installation package, especially for non-English locales (worsened by eventual optional pack-
ages and third-party libraries). If this problem cannot be solved completely, it may be eased by
careful deployment planning. Technologies such as JNLP and almost all other third-party
deployment tools provide mechanisms to preinstall a JRE on the client platform. Some ad-hoc
mechanisms can be devised, too, for answering to more problematic situations (Chapter 7
shows several ad-hoc solutions that provide the JRE installation, too).
Furthermore, another important (and often neglected) aspect is that the strategy to solve the
first installation problem has to consider the end-user as well. One of the key factors (so often
overlooked by developers) for choosing the best option for solving this issue is to know which
kind of user is going to interact with the application. This problem gets less decisive in those
environments in which users are somehow required to use certain applications (as in corporate
intranet environments) and in which you can assume end-users will undertake a complex (from
an inexperienced user viewpoint) installation procedure.
We will touch this issue often in the remaining of this chapter and in other chapters as well.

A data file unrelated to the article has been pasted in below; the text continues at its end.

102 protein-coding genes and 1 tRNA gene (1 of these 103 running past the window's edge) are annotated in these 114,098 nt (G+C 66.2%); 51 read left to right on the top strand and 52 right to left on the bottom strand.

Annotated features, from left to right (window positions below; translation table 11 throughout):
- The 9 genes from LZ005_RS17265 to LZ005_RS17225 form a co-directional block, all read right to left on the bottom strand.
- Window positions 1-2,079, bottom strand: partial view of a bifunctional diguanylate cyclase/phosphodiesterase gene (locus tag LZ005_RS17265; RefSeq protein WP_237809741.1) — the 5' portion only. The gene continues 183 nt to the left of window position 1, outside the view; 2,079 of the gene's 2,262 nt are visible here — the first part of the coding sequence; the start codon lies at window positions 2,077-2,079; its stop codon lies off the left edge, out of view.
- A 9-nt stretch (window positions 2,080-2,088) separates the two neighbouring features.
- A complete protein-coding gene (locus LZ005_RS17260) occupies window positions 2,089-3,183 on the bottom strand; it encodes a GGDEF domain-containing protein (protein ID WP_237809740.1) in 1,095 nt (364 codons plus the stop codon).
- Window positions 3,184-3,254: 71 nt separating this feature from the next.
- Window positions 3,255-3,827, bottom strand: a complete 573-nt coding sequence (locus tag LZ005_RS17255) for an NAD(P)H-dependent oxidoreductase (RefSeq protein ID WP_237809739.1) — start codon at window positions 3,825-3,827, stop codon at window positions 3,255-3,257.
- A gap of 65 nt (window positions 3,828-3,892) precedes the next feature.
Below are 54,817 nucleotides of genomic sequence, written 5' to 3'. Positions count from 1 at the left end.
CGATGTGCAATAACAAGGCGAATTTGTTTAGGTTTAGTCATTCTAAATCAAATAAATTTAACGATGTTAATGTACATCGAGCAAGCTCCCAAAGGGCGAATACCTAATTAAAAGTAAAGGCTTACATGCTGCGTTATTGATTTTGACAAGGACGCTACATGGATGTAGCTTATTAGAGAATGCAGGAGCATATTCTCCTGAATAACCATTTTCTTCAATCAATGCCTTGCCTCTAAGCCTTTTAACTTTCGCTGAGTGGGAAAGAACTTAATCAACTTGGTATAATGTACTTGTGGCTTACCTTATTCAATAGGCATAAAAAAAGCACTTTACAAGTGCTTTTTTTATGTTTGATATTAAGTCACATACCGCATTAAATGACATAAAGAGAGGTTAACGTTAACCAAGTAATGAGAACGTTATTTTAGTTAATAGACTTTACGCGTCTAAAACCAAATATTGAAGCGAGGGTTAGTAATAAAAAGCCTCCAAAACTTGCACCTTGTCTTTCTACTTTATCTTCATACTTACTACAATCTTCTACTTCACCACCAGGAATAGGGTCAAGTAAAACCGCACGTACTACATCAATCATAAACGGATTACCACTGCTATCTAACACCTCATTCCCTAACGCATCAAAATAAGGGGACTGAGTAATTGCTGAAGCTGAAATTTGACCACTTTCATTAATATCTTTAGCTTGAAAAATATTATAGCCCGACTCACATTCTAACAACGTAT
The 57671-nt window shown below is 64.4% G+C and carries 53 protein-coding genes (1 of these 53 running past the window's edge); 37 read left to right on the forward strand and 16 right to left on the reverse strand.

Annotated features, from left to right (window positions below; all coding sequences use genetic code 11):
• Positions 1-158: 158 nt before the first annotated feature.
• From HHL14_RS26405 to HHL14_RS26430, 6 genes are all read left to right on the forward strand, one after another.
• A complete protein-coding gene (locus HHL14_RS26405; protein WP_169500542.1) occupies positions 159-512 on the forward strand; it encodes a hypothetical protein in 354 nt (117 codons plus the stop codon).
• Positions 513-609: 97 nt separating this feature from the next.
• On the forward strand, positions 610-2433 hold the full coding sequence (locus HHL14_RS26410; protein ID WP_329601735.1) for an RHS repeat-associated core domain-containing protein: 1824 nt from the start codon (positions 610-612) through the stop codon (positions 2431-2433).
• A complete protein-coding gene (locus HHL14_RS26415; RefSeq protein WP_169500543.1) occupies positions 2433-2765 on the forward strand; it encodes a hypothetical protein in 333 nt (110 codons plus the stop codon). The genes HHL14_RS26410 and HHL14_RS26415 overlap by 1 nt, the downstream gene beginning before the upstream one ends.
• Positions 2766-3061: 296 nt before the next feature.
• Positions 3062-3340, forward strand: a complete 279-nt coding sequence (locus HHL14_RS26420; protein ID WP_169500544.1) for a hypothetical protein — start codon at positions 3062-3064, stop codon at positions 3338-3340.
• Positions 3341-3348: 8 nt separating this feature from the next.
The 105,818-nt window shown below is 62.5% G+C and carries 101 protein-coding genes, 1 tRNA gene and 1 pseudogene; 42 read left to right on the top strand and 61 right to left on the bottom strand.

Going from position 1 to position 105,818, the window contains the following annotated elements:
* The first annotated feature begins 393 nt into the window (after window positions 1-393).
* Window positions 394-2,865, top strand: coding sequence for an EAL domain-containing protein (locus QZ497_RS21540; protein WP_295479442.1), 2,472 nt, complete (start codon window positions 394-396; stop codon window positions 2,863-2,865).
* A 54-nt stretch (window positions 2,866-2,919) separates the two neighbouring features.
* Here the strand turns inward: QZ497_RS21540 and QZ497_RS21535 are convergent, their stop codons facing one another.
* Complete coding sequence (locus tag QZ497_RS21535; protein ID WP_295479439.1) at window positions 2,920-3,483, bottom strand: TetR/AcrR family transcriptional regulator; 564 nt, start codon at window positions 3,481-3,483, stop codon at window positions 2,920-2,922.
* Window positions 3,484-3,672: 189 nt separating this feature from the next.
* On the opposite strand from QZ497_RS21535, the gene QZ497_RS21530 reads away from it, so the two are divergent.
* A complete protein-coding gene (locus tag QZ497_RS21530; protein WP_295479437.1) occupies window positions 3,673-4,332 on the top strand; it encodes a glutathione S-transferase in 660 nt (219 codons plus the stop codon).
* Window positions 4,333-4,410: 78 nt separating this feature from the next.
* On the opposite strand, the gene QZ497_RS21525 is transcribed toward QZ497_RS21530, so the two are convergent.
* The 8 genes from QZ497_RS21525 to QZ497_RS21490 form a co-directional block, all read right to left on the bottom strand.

Chapter 13 provides a concrete discussion of these topics for the JNLP technology.
In the following section, we will take another approach—discussing together the most recur-
In this section, we will briefly describe the possible options, depending on the type of commu-
nication channel between the deployment server and the client platform.
In this section, we will discuss application deployment via the Internet. This scenario is poten-
tially the most difficult to face for Java developers because of several reasons:
• The first-time installation problem is quite critical, especially when connection band-
width or reliability is an issue.
•A high degree of control on end-users is required. That is, given the high cost of the first-
time installation (from an end-user perspective), Java-deployed applications tend to be
disadvantaged compared with other native deployment solutions.
•A greater complexity is needed to accommodate a potentially large set of different client
configurations, such as supported platforms (Linux, Mac, Windows, Solaris, AIX, and so
on), different locales, or geographical nearness issues.